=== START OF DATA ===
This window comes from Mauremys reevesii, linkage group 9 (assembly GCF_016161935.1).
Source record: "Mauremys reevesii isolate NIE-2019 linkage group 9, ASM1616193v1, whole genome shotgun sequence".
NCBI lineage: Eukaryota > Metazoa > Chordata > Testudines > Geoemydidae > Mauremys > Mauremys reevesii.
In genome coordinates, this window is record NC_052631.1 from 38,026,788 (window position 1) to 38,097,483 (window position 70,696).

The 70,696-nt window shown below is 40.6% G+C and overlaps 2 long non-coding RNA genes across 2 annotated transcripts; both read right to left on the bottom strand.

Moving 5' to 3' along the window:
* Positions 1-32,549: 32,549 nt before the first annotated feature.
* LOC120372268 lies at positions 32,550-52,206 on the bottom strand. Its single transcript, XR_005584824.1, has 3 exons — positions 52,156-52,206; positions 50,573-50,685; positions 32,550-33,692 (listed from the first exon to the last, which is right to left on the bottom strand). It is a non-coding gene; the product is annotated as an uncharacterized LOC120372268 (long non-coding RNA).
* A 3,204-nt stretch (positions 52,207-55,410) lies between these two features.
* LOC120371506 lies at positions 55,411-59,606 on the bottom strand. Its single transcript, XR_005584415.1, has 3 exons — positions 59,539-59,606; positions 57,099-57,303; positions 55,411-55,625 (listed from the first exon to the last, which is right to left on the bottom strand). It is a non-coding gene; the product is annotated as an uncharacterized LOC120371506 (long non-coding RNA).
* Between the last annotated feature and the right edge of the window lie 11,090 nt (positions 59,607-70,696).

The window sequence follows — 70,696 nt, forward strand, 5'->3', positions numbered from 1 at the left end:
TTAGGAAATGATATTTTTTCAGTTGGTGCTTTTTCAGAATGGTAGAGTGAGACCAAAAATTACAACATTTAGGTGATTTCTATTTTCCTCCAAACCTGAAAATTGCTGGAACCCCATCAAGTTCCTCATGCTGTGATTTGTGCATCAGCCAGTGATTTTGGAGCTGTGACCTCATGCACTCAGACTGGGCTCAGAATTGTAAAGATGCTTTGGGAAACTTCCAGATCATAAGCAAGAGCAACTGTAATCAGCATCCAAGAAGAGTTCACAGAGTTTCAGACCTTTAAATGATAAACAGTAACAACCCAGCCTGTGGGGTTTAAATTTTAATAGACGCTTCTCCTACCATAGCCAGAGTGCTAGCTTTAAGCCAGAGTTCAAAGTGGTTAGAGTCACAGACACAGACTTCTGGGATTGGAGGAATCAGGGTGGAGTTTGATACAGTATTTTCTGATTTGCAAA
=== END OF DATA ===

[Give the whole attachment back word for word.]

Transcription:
This window comes from Mauremys reevesii, linkage group 9 (assembly GCF_016161935.1).
Source record: "Mauremys reevesii isolate NIE-2019 linkage group 9, ASM1616193v1, whole genome shotgun sequence".
NCBI lineage: Eukaryota > Metazoa > Chordata > Testudines > Geoemydidae > Mauremys > Mauremys reevesii.
In genome coordinates, this window is record NC_052631.1 from 38,026,788 (window position 1) to 38,097,483 (window position 70,696).

The 70,696-nt window shown below is 40.6% G+C and overlaps 2 long non-coding RNA genes across 2 annotated transcripts; both read right to left on the bottom strand.

Moving 5' to 3' along the window:
* Positions 1-32,549: 32,549 nt before the first annotated feature.
* LOC120372268 lies at positions 32,550-52,206 on the bottom strand. Its single transcript, XR_005584824.1, has 3 exons — positions 52,156-52,206; positions 50,573-50,685; positions 32,550-33,692 (listed from the first exon to the last, which is right to left on the bottom strand). It is a non-coding gene; the product is annotated as an uncharacterized LOC120372268 (long non-coding RNA).
* A 3,204-nt stretch (positions 52,207-55,410) lies between these two features.
* LOC120371506 lies at positions 55,411-59,606 on the bottom strand. Its single transcript, XR_005584415.1, has 3 exons — positions 59,539-59,606; positions 57,099-57,303; positions 55,411-55,625 (listed from the first exon to the last, which is right to left on the bottom strand). It is a non-coding gene; the product is annotated as an uncharacterized LOC120371506 (long non-coding RNA).
* Between the last annotated feature and the right edge of the window lie 11,090 nt (positions 59,607-70,696).

The window sequence follows — 70,696 nt, forward strand, 5'->3', positions numbered from 1 at the left end:
TTAGGAAATGATATTTTTTCAGTTGGTGCTTTTTCAGAATGGTAGAGTGAGACCAAAAATTACAACATTTAGGTGATTTCTATTTTCCTCCAAACCTGAAAATTGCTGGAACCCCATCAAGTTCCTCATGCTGTGATTTGTGCATCAGCCAGTGATTTTGGAGCTGTGACCTCATGCACTCAGACTGGGCTCAGAATTGTAAAGATGCTTTGGGAAACTTCCAGATCATAAGCAAGAGCAACTGTAATCAGCATCCAAGAAGAGTTCACAGAGTTTCAGACCTTTAAATGATAAACAGTAACAACCCAGCCTGTGGGGTTTAAATTTTAATAGACGCTTCTCCTACCATAGCCAGAGTGCTAGCTTTAAGCCAGAGTTCAAAGTGGTTAGAGTCACAGACACAGACTTCTGGGATTGGAGGAATCAGGGTGGAGTTTGATACAGTATTTTCTGATTTGCAAA